IDEAS home Printed from
MyIDEAS: Login to save this article or follow this journal

Does Policy Interest Rate Have Asymmetric Adjustment: Case Of Jordan

  • Osama D. Sweidan


This study seeks to test the hypothesis that policy interest rate in Jordan adjusts differently to expansionary versus contractionary monetary policies. The answer highlights on the behavior of the central bank of Jordan (CBJ), and helps to conclude if the CBJ is biased in favor of certain policy. The current study applies threshold autoregressive (TAR) and momentum TAR (MTAR) models. The results show that policy interest rate in Jordan displays symmetric adjustment which supports the idea that the CBJ is not prejudice of either easy or tight monetary policy.

If you experience problems downloading a file, check if you have the proper application to view it first. In case of further problems read the IDEAS help page. Note that these files are not on the IDEAS site. Please be patient as the files may be large.

File URL:
Download Restriction: Access restricted to subscribers. Free on line subscription for universities from low income countries. More information at

As the access to this document is restricted, you may want to look for a different version under "Related research" (further below) or search for a different version of it.

Article provided by Euro-American Association of Economic Development in its journal Applied Econometrics and International Development.

Volume (Year): 8 (2008)
Issue (Month): 2 ()
Pages: 151-158

in new window

Handle: RePEc:eaa:aeinde:v:8:y:2008:i:2_12
Contact details of provider: Web page:

Order Information: Web: Email:

References listed on IDEAS
Please report citation or reference errors to , or , if you are the registered author of the cited work, log in to your RePEc Author Service profile, click on "citations" and make appropriate adjustments.:

as in new window
  1. Daniel E. Sichel, 1989. "Business cycle asymmetry: a deeper look," Working Paper Series / Economic Activity Section 93, Board of Governors of the Federal Reserve System (U.S.).
  2. Peersman, Gert & Smets, Frank, 2001. "Are the effects of monetary policy in the euro area greater in recessions than in booms?," Working Paper Series 0052, European Central Bank.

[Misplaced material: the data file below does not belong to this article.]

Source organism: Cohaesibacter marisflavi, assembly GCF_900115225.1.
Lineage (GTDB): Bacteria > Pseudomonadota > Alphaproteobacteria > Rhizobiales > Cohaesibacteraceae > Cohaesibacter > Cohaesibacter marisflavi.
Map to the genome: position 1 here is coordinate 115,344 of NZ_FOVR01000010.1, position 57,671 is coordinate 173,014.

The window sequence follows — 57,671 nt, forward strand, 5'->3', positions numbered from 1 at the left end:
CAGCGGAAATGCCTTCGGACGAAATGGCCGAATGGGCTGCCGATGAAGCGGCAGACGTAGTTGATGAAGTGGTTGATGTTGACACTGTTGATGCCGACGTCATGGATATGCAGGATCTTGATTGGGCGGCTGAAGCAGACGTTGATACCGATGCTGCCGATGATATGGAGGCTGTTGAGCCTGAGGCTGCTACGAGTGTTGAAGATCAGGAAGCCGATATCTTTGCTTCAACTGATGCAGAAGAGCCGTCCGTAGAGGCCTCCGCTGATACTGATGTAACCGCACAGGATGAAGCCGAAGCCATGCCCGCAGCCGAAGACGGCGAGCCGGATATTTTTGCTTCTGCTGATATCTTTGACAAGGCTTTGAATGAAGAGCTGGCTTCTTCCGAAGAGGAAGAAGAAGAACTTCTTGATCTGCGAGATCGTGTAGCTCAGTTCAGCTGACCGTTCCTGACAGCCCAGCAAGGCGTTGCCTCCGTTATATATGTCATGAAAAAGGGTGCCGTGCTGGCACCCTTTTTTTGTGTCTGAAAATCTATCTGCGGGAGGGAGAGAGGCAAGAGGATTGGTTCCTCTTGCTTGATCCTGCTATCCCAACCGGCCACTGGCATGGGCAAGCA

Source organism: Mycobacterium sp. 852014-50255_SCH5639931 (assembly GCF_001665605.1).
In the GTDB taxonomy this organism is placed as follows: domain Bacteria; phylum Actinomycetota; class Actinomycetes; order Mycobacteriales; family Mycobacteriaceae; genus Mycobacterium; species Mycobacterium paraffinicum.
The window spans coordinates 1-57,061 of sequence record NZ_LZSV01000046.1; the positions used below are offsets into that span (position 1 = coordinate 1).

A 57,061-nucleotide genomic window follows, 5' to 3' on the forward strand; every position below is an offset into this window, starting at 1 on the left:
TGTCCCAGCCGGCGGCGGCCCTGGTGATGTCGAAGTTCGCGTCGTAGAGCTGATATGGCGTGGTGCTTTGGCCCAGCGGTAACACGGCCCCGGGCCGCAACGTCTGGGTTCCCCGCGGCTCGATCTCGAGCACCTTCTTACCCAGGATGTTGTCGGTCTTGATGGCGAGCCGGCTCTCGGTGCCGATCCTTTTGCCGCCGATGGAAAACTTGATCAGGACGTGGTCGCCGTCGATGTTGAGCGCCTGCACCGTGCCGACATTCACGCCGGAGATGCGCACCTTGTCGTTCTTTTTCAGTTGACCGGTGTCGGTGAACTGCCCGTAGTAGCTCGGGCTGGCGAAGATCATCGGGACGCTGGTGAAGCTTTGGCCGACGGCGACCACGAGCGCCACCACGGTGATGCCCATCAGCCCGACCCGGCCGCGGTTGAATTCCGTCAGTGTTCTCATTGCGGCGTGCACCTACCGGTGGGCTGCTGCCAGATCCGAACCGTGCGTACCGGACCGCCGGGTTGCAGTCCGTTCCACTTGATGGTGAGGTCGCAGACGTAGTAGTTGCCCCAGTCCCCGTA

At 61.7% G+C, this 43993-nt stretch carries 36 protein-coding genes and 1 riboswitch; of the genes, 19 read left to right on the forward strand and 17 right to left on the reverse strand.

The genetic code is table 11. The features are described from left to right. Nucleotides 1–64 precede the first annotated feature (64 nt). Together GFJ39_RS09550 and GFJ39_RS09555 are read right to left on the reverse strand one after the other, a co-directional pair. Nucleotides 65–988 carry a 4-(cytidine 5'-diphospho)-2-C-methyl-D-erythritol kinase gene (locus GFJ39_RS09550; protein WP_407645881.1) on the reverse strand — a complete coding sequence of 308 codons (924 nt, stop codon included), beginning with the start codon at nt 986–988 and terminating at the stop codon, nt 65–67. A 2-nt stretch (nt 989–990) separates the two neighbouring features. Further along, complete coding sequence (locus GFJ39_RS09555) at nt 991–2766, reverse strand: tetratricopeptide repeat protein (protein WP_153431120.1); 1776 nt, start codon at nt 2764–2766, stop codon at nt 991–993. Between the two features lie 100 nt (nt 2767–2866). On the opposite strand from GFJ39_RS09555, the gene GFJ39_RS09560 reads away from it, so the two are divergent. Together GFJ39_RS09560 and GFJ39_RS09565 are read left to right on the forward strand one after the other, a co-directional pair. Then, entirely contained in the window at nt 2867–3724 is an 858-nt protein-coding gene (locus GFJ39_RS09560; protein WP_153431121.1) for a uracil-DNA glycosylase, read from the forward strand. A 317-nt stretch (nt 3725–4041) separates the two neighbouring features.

3. Laurence Ball & N. Gregory Mankiw, 1992. "Asymmetric Price Adjustment and Economic Fluctuations," NBER Working Papers 4089, National Bureau of Economic Research, Inc.
  4. Enders, Walter & Granger, C. W. J., 1998. "Unit Root Tests and Asymmetric Adjustment with an Example Using the Term Structure of Interest Rates," Staff General Research Papers 1388, Iowa State University, Department of Economics.
  5. Michael J. Dueker, 2000. "Are prime rate changes asymmetric?," Review, Federal Reserve Bank of St. Louis, issue Sep, pages 33-40.
  6. James Peery Cover, 1992. "Asymmetric Effects of Positive and Negative Money-Supply Shocks," The Quarterly Journal of Economics, Oxford University Press, vol. 107(4), pages 1261-1282.
  7. Dickey, David A & Fuller, Wayne A, 1981. "Likelihood Ratio Statistics for Autoregressive Time Series with a Unit Root," Econometrica, Econometric Society, vol. 49(4), pages 1057-72, June.
  8. Neftci, Salih N, 1984. "Are Economic Time Series Asymmetric over the Business Cycle?," Journal of Political Economy, University of Chicago Press, vol. 92(2), pages 307-28, April.
  9. Terasvirta, T & Anderson, H M, 1992. "Characterizing Nonlinearities in Business Cycles Using Smooth Transition Autoregressive Models," Journal of Applied Econometrics, John Wiley & Sons, Ltd., vol. 7(S), pages S119-36, Suppl. De.
Full references (including those not matched with items on IDEAS)

This item is not listed on Wikipedia, on a reading list or among the top items on IDEAS.

When requesting a correction, please mention this item's handle: RePEc:eaa:aeinde:v:8:y:2008:i:2_12. See general information about how to correct material in RePEc.

For technical questions regarding this item, or to correct its authors, title, abstract, bibliographic or download information, contact: (M. Carmen Guisan)

If you have authored this item and are not yet registered with RePEc, we encourage you to do it here. This allows to link your profile to this item. It also allows you to accept potential citations to this item that we are uncertain about.

If references are entirely missing, you can add them using this form.

If the full references list an item that is present in RePEc, but the system did not link to it, you can help with this form.

If you know of missing items citing this one, you can help us creating those links by adding the relevant references in the same way as above, for each refering item. If you are a registered author of this item, you may also want to check the "citations" tab in your profile, as there may be some citations waiting for confirmation.

Please note that corrections may take a couple of weeks to filter through the various RePEc services.

This information is provided to you by IDEAS at the Research Division of the Federal Reserve Bank of St. Louis using RePEc data.